Roxanne Rahnama is the Strategic Oversight and Resolutions Coordinator for the Conflict-Free Campus Initiative. This video shares her story about joining the conflict-free movement and highlights the importance of collaboration between activists and companies like Intel who are working to source clean minerals from Congo.

Pressure from consumers, students, and activists has spurred action within the electronics industry to clean up their supply chains. Companies like Intel are leading the way to ensure that their products do not contain minerals that originated in conflict areas in Congo. While much progress has been made in recent years, further action is needed in order for a truly conflict-free minerals trade to take root.

Roxanne Rahnama is the Strategic Oversight and Resolutions Coordinator for the Enough Project's Conflict-Free Campus Initiative. Roxanne is a senior at UC Berkeley, where she is pursuing a B.A. in Economics, a B.S. in Environmental Economics and Policy, and minoring in Global Poverty and Practice. At Berkeley, she founded and facilitates an undergraduate-run course on Natural Resource Conflicts and Corporate Social Responsibility. She first became involved in the Conflict-Free Campus Initiative after serving as a Raise Hope for Congo intern at the Enough Project in the summer of 2012.

Canada to Vote on Conflict Minerals Legislation, Should Join Support for Mining Reforms and Livelihood Projects in Congo

On September 24th, the Canadian House of Commons will hold a Second Reading vote on Bill C-486: The Conflict Minerals Act. Bills like C-486, Provision 1502 of the Dodd-Frank Act in the U.S., and legislation proposed by the Eurpoean Union indicate the growing global movement dedicated to eliminating the flow of conflict minerals. In addition to these positive steps, Canada, along with other important donor governments, must also step up their support for mining reform efforts and livelihood projects in Congo.  Read More »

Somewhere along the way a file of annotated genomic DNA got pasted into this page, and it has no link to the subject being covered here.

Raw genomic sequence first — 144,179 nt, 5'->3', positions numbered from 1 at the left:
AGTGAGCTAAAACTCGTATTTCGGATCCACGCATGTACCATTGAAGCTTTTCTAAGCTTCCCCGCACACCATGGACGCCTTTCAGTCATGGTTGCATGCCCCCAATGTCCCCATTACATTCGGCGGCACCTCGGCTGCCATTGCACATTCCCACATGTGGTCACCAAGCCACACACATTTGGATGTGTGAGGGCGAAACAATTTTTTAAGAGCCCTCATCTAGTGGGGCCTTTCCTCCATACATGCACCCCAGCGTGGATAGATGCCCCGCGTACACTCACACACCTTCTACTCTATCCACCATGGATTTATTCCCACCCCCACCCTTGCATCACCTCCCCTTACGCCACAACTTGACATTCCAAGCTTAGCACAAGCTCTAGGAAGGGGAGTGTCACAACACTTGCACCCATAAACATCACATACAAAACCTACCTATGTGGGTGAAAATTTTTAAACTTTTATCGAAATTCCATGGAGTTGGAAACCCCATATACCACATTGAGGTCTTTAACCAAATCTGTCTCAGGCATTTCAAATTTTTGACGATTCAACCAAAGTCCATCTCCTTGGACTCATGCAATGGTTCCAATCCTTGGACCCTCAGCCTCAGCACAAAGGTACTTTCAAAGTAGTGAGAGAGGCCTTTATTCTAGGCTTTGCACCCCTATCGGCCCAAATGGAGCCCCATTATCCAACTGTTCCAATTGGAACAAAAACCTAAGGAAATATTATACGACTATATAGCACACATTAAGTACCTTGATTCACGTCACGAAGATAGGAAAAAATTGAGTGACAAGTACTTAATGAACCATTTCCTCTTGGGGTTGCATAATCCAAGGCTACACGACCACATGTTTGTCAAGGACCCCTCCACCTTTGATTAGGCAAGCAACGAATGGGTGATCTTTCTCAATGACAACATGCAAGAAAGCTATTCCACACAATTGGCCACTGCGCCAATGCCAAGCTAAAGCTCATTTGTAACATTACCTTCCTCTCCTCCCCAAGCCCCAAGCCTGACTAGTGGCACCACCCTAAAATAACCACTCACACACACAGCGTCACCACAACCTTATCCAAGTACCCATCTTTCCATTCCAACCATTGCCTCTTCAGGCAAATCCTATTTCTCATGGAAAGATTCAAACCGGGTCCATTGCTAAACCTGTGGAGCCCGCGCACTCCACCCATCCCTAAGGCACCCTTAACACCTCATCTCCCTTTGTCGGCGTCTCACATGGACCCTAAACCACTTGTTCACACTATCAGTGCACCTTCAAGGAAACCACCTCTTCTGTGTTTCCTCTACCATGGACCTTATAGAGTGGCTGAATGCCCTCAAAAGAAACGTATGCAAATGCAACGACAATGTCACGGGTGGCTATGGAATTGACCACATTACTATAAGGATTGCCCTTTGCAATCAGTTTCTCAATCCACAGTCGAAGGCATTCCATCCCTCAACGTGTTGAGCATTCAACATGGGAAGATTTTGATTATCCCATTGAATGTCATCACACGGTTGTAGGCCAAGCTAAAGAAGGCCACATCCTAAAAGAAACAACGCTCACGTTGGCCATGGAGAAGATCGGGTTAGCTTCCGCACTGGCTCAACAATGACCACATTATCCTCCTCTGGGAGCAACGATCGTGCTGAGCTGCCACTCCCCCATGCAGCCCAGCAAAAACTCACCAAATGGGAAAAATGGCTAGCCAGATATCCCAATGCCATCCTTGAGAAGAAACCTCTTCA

Jewelry Leaders and CEOs Join Enough Project in Conflict Gold Solutions Forum

On July 27, 2014, The Enough Project participated in roundtable discussion at the Jewelers of America (JA) New York Show, co-hosted by JA and the National Retail Federation (NRF), to discuss the need for responsible gold sourcing from the Democratic Republic of Congo (DRC). Currently, the illegal mining and trade of minerals, particularly gold, fuel terrible violence and suffering for the Congolese people. The discussion centered on industry experiences and practical tools to build on current corporate initiatives for responsible sourcing and development in Congo and the Great Lakes Region.  Read More »

Brutal, Conflict Minerals Smuggling General Escapes Justice

In important developments last Thursday, on 31 July, Congolese authorities cleared all charges leveled against General Amisi Kumba, former commander of the Congolese land forces. Amisi was suspended on 22 November 2012 following accusations made by the United Nations Group of Experts that he “oversees a network distributing hunting ammunition for poachers and armed groups, including Raïa Mutomboki” and Nyatura. The Rwandan government further asserted that Amisi contributes weapons to the FDLR rebel group. Amisi is also accused of a number of war crimes including widespread killings, summary executions, rapes, and pillage.  Read More »